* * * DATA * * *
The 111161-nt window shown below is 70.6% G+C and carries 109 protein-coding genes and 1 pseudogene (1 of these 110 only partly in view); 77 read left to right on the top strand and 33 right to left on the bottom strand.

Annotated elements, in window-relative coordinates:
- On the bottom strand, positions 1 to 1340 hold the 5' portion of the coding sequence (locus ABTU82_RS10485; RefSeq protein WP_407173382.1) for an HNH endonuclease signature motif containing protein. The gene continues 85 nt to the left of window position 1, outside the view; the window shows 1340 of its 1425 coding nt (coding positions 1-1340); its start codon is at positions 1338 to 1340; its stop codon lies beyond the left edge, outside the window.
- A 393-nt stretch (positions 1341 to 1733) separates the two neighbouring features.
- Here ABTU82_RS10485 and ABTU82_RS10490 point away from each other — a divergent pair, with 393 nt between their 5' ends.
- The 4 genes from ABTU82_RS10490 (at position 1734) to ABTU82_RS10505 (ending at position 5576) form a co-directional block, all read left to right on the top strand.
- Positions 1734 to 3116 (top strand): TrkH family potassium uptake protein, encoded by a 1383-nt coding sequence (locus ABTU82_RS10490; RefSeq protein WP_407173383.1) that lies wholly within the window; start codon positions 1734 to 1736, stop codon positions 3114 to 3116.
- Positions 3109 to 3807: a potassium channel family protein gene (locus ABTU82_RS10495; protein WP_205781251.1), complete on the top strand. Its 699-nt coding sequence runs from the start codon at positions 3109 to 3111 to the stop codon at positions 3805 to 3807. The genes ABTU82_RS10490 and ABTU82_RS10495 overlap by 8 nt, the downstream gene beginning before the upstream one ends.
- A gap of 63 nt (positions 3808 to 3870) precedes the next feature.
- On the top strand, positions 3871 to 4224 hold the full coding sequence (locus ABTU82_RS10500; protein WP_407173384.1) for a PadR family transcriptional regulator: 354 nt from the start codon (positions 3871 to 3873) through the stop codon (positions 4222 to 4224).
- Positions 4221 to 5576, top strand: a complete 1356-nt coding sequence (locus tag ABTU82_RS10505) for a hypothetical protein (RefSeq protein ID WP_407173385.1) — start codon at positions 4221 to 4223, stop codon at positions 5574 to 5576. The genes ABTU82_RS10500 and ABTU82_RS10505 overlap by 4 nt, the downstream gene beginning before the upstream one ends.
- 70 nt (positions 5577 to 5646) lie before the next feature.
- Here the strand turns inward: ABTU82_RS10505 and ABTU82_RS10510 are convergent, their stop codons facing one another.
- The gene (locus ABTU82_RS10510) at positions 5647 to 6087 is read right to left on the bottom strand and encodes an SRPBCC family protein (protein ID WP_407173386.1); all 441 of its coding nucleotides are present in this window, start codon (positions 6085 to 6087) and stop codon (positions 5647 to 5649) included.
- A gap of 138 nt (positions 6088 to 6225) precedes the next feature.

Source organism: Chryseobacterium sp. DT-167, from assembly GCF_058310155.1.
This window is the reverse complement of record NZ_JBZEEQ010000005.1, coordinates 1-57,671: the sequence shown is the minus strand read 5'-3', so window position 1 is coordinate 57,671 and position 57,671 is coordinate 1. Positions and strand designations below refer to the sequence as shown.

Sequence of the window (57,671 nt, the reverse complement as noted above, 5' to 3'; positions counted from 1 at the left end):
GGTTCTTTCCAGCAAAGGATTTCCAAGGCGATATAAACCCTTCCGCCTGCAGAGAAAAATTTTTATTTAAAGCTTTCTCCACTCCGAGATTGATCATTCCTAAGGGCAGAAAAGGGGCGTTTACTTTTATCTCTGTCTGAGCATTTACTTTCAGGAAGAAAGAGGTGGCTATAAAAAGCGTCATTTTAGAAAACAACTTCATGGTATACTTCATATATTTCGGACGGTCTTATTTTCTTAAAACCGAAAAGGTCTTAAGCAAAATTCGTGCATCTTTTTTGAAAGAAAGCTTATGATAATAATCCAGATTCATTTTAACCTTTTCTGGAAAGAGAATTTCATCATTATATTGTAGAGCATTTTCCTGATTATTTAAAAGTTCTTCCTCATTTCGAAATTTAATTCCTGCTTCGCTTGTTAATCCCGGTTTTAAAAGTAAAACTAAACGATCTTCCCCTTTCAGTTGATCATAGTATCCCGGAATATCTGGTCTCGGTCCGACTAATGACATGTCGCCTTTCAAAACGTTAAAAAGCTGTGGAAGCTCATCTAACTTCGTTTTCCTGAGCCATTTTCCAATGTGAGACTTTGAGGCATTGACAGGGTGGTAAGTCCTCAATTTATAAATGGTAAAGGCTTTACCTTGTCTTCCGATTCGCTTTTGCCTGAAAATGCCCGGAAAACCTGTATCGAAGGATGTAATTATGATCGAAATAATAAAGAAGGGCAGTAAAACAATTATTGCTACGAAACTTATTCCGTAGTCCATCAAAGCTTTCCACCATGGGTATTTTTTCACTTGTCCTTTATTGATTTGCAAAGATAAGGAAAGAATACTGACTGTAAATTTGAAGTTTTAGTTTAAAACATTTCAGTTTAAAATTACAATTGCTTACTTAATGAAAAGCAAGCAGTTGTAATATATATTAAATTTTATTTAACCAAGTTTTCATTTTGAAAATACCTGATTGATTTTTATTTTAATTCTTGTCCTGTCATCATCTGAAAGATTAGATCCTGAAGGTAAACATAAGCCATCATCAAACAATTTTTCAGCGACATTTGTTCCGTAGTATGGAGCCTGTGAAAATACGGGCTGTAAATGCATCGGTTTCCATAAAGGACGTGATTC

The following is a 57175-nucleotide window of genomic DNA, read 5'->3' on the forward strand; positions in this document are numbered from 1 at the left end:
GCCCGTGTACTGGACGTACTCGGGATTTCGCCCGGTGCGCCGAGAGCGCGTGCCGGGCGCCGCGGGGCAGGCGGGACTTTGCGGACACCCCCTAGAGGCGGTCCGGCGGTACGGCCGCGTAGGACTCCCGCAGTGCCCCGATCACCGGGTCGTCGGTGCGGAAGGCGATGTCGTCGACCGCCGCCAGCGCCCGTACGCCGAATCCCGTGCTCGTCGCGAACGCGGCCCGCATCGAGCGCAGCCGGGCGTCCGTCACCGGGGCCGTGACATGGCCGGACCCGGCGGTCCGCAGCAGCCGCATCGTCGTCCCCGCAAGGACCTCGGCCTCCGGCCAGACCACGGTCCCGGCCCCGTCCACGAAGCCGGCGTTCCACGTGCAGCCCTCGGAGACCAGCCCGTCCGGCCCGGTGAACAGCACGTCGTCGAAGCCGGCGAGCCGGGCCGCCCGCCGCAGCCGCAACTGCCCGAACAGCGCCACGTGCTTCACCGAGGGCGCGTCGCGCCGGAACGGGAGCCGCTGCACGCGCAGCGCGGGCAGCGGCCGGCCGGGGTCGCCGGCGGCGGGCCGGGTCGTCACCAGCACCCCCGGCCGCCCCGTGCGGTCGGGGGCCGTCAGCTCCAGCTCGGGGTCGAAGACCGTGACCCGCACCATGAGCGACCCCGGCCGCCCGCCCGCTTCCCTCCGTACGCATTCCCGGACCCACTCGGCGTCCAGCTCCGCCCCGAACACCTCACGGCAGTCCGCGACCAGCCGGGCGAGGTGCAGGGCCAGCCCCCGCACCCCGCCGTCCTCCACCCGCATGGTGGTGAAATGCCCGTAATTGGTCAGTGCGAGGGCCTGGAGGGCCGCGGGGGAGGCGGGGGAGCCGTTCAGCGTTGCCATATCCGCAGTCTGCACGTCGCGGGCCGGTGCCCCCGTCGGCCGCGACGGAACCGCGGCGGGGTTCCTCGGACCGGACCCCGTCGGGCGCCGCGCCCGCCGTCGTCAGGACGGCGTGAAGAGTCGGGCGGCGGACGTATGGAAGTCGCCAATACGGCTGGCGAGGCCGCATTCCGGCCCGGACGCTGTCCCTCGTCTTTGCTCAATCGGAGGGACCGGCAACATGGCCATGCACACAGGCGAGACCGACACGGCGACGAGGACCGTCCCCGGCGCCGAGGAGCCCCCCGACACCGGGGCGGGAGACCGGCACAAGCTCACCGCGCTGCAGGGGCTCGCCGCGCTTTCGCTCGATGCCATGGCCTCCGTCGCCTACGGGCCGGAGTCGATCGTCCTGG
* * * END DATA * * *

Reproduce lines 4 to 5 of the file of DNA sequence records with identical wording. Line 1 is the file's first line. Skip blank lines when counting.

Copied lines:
- A 393-nt stretch (positions 1341 to 1733) separates the two neighbouring features.
- Here ABTU82_RS10485 and ABTU82_RS10490 point away from each other — a divergent pair, with 393 nt between their 5' ends.